13th Mar 2013
Supernova are the explosions of massive stars more than 8 times the mass of our sun. Their cores run out of fuel, and because nothing is pushing out and opposing their own gravitational pull, the stars just collapse in on themselves, forming either a neutron star or a black hole. As they go supernova, they produce a hugely powerful shock wave that basically explodes the star.
Mostly, astronomers just see the aftermath of supernovas because the estimated rate of supernova production in our galaxy is about one every 50 years, and the explosions happen in a very short timespan of only about 100 seconds. The remnants they leave behind remain bright for some time, and their peak brightness can last for months, so it depends what you mean by “seeing” a star go supernova—seeing the star in the initial stage of the explosion is very, very rare; we’re much more likely to see the remnants. Many well-known nebulae are supernova remnants, including the Crab Nebula:

But one of the first such remnants to be discovered soon after its star went supernova was SN 1987A, in the outskirts of the Tarantula Nebula in the Large Magellanic Cloud. The light from it first reached Earth on February 23, 1987. It was the first supernova to be observed across every band of the electromagnetic spectrum, and because it was so close, it could be seen with the naked eye. It was the first opportunity for astronomers to observe a supernova up close, and it gave them fascinating insight into the process of stellar evolution, allowing them to test theories against observations.

But the first time astronomers have witnessed a star go supernova in real-time was in 2008. NASA’s orbiting Swift telescope spotted the extremely luminous blast of X-rays of SN 2008D while watching another older supernova.

Astronomers were able to observe the evolution of the explosion right from the start, catching the initial X-ray signature of the stellar death of SN 2008D, which means they now know what X-ray patterns to look for, and can hopefully in the future spot more supernovae at the same critical moment.

Supernova are the explosions of massive stars more than 8 times the mass of our sun. Their cores run out of fuel, and because nothing is pushing out and opposing their own gravitational pull, the stars just collapse in on themselves, forming either a neutron star or a black hole. As they go supernova, they produce a hugely powerful shock wave that basically explodes the star.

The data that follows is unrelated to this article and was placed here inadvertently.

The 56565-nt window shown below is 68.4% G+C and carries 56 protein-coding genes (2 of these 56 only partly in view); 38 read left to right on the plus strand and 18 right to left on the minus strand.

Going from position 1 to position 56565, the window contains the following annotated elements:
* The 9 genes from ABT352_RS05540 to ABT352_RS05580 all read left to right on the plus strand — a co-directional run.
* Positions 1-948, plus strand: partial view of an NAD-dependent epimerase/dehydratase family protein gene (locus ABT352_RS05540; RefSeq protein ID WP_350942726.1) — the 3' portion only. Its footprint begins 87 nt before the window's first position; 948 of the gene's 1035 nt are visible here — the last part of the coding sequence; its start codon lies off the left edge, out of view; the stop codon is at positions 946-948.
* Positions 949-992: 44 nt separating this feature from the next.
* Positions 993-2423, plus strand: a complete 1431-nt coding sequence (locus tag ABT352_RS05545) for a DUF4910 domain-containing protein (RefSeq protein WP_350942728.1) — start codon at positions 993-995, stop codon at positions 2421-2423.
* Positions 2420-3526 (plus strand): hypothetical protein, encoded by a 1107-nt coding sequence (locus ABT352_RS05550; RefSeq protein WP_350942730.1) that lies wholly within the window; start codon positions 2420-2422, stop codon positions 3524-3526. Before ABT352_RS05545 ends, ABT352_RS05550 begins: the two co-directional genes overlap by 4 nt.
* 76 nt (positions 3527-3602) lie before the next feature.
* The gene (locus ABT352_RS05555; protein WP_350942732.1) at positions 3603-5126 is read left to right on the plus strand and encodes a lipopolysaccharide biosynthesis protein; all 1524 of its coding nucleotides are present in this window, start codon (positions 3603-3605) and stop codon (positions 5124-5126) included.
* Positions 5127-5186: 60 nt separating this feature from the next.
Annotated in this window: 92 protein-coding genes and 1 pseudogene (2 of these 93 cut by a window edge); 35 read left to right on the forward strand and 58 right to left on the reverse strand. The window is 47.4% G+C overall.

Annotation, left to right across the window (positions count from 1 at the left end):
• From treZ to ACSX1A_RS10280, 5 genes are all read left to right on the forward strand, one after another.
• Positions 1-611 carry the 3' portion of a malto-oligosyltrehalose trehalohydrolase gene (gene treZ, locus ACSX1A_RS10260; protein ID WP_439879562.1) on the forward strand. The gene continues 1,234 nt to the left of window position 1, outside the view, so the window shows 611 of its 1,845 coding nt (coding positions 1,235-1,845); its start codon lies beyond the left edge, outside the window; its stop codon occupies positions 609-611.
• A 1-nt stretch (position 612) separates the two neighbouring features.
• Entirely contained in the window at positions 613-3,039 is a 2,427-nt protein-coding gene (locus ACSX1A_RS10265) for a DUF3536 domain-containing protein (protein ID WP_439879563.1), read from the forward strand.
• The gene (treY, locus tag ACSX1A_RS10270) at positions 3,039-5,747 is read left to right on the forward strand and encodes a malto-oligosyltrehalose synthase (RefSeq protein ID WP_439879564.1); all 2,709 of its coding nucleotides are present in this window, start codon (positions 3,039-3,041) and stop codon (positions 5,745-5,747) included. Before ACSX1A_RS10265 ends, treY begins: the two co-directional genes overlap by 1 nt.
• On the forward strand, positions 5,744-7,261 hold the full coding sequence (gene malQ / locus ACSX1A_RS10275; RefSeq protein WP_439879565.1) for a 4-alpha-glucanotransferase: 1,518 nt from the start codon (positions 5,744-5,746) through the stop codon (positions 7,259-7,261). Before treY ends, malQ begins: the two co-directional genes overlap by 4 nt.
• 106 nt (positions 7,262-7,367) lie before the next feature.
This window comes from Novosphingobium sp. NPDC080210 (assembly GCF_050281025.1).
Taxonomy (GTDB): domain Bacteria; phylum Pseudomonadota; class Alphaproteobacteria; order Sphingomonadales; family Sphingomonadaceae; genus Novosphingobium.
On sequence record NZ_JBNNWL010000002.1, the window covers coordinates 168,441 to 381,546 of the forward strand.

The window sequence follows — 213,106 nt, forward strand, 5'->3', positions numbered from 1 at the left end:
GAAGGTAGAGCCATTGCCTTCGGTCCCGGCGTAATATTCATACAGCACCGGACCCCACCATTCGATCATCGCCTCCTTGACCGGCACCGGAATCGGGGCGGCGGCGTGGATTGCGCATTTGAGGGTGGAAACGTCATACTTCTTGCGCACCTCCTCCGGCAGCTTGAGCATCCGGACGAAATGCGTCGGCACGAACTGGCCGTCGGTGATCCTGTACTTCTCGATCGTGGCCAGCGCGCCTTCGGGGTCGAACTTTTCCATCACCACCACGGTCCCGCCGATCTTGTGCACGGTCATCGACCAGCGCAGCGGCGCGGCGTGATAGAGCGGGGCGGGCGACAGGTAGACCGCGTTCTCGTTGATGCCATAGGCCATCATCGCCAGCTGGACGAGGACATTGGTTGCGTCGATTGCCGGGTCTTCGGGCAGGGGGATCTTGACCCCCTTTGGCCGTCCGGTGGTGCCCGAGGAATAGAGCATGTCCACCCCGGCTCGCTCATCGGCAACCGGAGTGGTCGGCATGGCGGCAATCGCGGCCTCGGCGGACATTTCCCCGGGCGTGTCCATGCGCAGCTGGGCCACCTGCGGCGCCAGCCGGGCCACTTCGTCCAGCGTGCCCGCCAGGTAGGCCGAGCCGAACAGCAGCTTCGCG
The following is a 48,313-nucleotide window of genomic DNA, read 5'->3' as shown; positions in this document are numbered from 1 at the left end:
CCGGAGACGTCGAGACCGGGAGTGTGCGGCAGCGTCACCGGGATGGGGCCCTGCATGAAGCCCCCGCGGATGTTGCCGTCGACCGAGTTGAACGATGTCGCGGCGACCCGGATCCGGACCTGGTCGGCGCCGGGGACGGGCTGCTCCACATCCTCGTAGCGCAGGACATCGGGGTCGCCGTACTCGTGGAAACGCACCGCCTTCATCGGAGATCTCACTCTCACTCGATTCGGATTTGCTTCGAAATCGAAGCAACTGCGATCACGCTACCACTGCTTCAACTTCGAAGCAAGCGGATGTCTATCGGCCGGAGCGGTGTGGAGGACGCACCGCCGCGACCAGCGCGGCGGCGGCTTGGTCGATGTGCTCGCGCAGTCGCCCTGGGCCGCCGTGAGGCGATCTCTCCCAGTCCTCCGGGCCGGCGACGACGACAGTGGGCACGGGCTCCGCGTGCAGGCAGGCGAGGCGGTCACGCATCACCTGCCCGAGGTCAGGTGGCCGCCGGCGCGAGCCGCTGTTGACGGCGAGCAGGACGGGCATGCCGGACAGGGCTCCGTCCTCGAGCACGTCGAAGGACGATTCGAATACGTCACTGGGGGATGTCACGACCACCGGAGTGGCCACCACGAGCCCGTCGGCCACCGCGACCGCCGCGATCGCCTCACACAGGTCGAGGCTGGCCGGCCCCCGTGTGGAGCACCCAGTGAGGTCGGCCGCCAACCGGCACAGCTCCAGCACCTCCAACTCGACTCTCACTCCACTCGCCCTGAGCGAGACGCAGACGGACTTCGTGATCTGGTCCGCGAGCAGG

Mostly, astronomers just see the aftermath of supernovas because the estimated rate of supernova production in our galaxy is about one every 50 years, and the explosions happen in a very short timespan of only about 100 seconds. The remnants they leave behind remain bright for some time, and their peak brightness can last for months, so it depends what you mean by “seeing” a star go supernova—seeing the star in the initial stage of the explosion is very, very rare; we’re much more likely to see the remnants. Many well-known nebulae are supernova remnants, including the Crab Nebula:

But one of the first such remnants to be discovered soon after its star went supernova was SN 1987A, in the outskirts of the Tarantula Nebula in the Large Magellanic Cloud. The light from it first reached Earth on February 23, 1987. It was the first supernova to be observed across every band of the electromagnetic spectrum, and because it was so close, it could be seen with the naked eye. It was the first opportunity for astronomers to observe a supernova up close, and it gave them fascinating insight into the process of stellar evolution, allowing them to test theories against observations.

image

But the first time astronomers have witnessed a star go supernova in real-time was in 2008. NASA’s orbiting Swift telescope spotted the extremely luminous blast of X-rays of SN 2008D while watching another older supernova.

image

Astronomers were able to observe the evolution of the explosion right from the start, catching the initial X-ray signature of the stellar death of SN 2008D, which means they now know what X-ray patterns to look for, and can hopefully in the future spot more supernovae at the same critical moment.

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    Stellar Death and the Like…
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